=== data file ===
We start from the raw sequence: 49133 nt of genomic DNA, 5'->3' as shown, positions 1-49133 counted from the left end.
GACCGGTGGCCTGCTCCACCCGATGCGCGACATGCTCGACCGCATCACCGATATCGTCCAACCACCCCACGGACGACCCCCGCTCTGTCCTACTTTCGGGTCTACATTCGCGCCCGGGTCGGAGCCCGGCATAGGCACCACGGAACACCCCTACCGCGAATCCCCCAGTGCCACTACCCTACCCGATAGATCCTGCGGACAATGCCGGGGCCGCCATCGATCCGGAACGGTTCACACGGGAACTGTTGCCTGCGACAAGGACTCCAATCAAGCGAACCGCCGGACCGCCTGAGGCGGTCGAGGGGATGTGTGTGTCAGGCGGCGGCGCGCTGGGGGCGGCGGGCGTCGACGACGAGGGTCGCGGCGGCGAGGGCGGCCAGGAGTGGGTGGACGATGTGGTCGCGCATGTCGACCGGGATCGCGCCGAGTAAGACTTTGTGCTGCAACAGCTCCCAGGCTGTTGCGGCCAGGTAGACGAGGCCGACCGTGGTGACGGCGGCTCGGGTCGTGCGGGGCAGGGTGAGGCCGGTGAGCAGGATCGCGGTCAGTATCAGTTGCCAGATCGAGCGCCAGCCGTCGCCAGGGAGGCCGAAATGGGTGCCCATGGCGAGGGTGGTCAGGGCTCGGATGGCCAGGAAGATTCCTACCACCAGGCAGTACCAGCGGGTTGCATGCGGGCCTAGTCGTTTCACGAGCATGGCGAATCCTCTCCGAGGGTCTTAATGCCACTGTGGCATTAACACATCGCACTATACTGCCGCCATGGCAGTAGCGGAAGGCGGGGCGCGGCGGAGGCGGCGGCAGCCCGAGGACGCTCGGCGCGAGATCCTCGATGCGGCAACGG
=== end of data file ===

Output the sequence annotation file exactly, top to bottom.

We start from the raw sequence: 49133 nt of genomic DNA, 5'->3' as shown, positions 1-49133 counted from the left end.
GACCGGTGGCCTGCTCCACCCGATGCGCGACATGCTCGACCGCATCACCGATATCGTCCAACCACCCCACGGACGACCCCCGCTCTGTCCTACTTTCGGGTCTACATTCGCGCCCGGGTCGGAGCCCGGCATAGGCACCACGGAACACCCCTACCGCGAATCCCCCAGTGCCACTACCCTACCCGATAGATCCTGCGGACAATGCCGGGGCCGCCATCGATCCGGAACGGTTCACACGGGAACTGTTGCCTGCGACAAGGACTCCAATCAAGCGAACCGCCGGACCGCCTGAGGCGGTCGAGGGGATGTGTGTGTCAGGCGGCGGCGCGCTGGGGGCGGCGGGCGTCGACGACGAGGGTCGCGGCGGCGAGGGCGGCCAGGAGTGGGTGGACGATGTGGTCGCGCATGTCGACCGGGATCGCGCCGAGTAAGACTTTGTGCTGCAACAGCTCCCAGGCTGTTGCGGCCAGGTAGACGAGGCCGACCGTGGTGACGGCGGCTCGGGTCGTGCGGGGCAGGGTGAGGCCGGTGAGCAGGATCGCGGTCAGTATCAGTTGCCAGATCGAGCGCCAGCCGTCGCCAGGGAGGCCGAAATGGGTGCCCATGGCGAGGGTGGTCAGGGCTCGGATGGCCAGGAAGATTCCTACCACCAGGCAGTACCAGCGGGTTGCATGCGGGCCTAGTCGTTTCACGAGCATGGCGAATCCTCTCCGAGGGTCTTAATGCCACTGTGGCATTAACACATCGCACTATACTGCCGCCATGGCAGTAGCGGAAGGCGGGGCGCGGCGGAGGCGGCGGCAGCCCGAGGACGCTCGGCGCGAGATCCTCGATGCGGCAACGG